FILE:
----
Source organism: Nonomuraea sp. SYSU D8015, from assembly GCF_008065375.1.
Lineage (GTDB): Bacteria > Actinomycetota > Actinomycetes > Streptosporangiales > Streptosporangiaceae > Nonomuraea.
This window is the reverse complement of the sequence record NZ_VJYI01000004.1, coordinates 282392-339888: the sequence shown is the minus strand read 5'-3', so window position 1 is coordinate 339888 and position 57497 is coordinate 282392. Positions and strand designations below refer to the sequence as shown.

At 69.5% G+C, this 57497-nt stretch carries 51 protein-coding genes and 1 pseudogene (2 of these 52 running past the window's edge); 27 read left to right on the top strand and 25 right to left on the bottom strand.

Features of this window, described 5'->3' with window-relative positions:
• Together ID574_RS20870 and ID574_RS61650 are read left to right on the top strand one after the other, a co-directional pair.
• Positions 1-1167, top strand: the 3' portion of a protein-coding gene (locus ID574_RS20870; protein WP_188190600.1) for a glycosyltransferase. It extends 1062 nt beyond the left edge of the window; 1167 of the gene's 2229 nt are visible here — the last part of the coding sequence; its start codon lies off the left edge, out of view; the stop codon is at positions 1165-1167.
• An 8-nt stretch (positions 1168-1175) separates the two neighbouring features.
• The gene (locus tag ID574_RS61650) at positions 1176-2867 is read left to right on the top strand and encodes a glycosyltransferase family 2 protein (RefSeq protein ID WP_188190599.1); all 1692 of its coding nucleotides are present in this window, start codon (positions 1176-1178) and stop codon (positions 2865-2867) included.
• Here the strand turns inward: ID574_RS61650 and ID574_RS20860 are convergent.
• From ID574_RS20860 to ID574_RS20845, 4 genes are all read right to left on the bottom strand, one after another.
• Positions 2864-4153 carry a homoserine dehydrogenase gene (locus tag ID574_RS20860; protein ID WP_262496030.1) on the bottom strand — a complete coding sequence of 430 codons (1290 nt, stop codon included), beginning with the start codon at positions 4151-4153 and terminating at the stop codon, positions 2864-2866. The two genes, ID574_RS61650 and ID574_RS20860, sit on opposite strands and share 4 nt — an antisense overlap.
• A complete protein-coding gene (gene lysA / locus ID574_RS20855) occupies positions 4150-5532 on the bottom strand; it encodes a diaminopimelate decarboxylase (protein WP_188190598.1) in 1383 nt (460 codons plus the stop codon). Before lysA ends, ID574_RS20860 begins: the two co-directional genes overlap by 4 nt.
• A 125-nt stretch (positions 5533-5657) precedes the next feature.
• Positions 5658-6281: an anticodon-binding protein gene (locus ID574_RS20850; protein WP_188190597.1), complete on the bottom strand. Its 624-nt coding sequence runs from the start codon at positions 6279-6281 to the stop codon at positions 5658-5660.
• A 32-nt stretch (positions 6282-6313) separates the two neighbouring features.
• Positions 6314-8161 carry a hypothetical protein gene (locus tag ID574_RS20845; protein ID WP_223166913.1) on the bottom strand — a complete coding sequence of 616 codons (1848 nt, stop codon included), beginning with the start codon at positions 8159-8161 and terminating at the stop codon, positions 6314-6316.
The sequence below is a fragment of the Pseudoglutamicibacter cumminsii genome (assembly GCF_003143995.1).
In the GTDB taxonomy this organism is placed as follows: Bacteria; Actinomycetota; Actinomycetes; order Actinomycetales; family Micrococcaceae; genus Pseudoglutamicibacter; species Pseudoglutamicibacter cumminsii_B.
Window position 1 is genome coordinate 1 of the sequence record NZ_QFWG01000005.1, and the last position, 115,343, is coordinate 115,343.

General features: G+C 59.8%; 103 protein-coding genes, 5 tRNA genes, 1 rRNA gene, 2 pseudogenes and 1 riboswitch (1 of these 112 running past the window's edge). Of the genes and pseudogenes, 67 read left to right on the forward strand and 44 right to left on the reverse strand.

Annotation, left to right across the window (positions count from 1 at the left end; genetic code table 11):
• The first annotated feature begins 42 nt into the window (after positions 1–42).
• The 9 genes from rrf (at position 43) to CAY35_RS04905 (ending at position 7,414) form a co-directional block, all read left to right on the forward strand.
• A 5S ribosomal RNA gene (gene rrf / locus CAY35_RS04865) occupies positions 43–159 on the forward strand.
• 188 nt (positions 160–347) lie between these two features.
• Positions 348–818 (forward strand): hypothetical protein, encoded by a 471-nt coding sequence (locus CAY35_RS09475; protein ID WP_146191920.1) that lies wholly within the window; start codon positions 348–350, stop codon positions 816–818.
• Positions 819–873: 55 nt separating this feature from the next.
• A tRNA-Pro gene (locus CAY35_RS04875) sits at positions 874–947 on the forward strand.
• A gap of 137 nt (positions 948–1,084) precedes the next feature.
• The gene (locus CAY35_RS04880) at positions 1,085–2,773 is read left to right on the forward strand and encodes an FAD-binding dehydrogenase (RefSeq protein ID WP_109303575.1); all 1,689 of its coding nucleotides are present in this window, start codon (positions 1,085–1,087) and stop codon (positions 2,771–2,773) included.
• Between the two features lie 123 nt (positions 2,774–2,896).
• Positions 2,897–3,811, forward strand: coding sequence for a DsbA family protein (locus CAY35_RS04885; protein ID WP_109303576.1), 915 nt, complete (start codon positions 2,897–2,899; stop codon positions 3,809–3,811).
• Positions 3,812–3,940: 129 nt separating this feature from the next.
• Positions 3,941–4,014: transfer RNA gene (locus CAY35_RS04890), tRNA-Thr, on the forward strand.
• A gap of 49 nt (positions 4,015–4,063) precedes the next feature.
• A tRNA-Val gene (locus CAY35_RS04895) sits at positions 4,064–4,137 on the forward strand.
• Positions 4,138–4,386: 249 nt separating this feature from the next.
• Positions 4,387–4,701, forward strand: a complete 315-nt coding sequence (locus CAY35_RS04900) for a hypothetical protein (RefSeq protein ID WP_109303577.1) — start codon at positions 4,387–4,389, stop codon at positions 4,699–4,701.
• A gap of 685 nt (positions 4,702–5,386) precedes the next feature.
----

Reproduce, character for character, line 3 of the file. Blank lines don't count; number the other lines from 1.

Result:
This window is the reverse complement of the sequence record NZ_VJYI01000004.1, coordinates 282392-339888: the sequence shown is the minus strand read 5'-3', so window position 1 is coordinate 339888 and position 57497 is coordinate 282392. Positions and strand designations below refer to the sequence as shown.